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United States v. Foster

United States District Court, M.D. Alabama, Northern Division

July 13, 2018




         This case is before the court on defendant Little Joe Foster's motion to suppress (Doc. 25), the government's response (Doc. 32), and supplemental briefing (Doc. 40). The court held an evidentiary hearing on the motion over the course of two days - May 29 and June 12, 2018. For the reasons discussed below, the motion to suppress is due to be denied.

         FACTS [1]

         On August 25, 2017, members of the United States Marshal's Gulf Coast Regional Fugitive Task Force were assigned to serve an arrest warrant in Montgomery, Alabama on an individual named Frederick Bell. The task force is responsible for serving warrants for crimes of violence in the tri-county area, and Bell was wanted by the Montgomery Police Department (MPD) for assault first degree, shooting into an occupied building, and two counts of unlawful drug distribution. He was also on probation for distribution. The task force previously had received information that the defendant in this case, Little Joe Foster, was one of Bell's close associates. For this reason, officers obtained an address for Foster's wife, Kenyota Foster, at an apartment complex on Calmar Drive, believing that Bell might be found at that location, or that someone at the residence might have knowledge of his whereabouts.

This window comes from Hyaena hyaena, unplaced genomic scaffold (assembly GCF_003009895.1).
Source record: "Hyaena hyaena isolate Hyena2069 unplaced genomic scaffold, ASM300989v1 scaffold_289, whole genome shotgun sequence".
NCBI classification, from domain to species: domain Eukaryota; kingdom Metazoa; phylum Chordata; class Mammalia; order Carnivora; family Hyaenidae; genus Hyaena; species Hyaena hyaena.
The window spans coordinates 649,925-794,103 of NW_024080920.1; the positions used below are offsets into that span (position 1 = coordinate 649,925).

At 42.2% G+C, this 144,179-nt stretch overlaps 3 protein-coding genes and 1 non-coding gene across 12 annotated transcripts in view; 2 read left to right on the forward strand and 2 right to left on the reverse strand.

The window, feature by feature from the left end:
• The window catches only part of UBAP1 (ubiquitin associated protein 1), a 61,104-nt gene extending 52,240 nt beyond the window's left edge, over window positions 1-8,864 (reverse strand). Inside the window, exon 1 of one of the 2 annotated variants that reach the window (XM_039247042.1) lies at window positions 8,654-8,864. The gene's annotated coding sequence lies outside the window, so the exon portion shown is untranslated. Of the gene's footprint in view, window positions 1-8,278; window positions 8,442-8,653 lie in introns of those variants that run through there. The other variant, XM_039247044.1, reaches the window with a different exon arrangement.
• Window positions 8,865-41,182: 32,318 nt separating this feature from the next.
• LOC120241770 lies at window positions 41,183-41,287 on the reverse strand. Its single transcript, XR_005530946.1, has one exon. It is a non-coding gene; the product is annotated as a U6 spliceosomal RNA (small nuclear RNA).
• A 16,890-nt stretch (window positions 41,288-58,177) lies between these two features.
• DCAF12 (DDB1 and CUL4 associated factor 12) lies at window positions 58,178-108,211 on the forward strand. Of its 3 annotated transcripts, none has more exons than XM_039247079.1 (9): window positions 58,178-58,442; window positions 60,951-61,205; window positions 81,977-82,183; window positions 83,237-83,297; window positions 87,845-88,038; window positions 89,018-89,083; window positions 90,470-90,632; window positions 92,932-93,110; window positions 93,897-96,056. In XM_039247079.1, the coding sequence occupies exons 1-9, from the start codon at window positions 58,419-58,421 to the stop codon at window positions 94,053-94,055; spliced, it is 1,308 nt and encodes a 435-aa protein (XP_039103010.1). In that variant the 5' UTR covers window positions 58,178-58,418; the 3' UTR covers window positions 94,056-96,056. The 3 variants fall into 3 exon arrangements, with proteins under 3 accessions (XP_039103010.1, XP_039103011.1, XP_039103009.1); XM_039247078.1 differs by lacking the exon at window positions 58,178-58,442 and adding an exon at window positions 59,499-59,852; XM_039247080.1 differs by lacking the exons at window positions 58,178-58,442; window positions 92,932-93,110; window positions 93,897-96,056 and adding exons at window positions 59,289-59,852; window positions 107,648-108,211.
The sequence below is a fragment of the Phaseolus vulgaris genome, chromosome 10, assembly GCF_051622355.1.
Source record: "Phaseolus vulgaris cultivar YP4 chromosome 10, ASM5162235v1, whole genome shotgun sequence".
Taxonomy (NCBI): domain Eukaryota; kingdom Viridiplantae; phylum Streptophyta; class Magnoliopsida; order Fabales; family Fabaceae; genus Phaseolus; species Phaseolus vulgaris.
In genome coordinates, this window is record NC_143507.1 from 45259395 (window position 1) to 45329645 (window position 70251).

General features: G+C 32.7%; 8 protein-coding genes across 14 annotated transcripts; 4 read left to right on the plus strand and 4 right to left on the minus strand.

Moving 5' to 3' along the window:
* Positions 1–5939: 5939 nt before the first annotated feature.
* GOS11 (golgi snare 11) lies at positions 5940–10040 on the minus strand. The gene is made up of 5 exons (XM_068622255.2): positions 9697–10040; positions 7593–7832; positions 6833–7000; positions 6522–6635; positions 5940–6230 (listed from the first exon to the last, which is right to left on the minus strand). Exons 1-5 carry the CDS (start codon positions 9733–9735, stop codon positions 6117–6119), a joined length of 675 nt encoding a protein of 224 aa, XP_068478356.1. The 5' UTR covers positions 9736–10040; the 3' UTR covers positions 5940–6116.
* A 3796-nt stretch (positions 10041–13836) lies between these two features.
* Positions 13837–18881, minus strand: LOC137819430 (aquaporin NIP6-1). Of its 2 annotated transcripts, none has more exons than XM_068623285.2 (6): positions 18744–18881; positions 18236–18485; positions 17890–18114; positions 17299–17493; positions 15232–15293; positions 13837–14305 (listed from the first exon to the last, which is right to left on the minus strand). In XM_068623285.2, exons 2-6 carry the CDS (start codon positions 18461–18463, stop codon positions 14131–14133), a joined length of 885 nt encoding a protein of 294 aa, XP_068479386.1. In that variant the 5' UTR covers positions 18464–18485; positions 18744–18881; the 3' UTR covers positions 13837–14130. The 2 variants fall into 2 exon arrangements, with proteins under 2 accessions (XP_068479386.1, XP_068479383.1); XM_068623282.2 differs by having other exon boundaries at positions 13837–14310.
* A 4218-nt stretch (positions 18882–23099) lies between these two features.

Members of the task force traveled to Calmar Drive to see if they could locate Bell and began to set up surveillance in several law enforcement vehicles. Some of the officers went into the apartment complex to find Kenyota Foster's apartment and determine whether her car was present. They advised the rest of the team over the radio that Foster's car, a blue Dodge Charger, was parked at the apartment complex. While the team was still setting up surveillance, two black males and two black females exited the building where Foster's car was parked and got into Foster's Dodge Charger. Task force officer Kevin Rosamond testified at the suppression hearing that the officer who saw the individuals get into the Charger did not say he knew “for a fact” that Bell was among them; thus, Rosamond characterized the stop that followed as an investigative stop. However, task force officer Kevin Byrd, who also testified at the hearing, recalled that the task force officers were advised (or “relayed”) that the driver of the Charger matched the description of Kenyota Foster, the front seat passenger matched the description of Little Joe Foster, and the passenger seated in the back behind the driver's side matched the description of Frederick Bell, based on photographs of these individuals. The officers were unable to identify the other passenger in the rear seat. The court finds Byrd's testimony credible.

         The officers who observed these individuals getting into the car radioed to other task force members that the Dodge Charger had come out of the apartment complex and turned left into Gas Light Curve heading toward Calmar Drive. Officer Kevin Byrd was positioned in that area in his Dodge Ram 1500 pickup truck, along with Rosamond. When Byrd saw the Charger, at around 9:00 a.m., he turned on his blue lights and siren and stopped it by pulling his vehicle in front of the Charger; his truck was facing the car, resting almost against the front bumper. At the same time, another officer pulled behind the Charger, and a third blocked the driver's side door with his vehicle. In all, there were ten or 12 officers at the scene.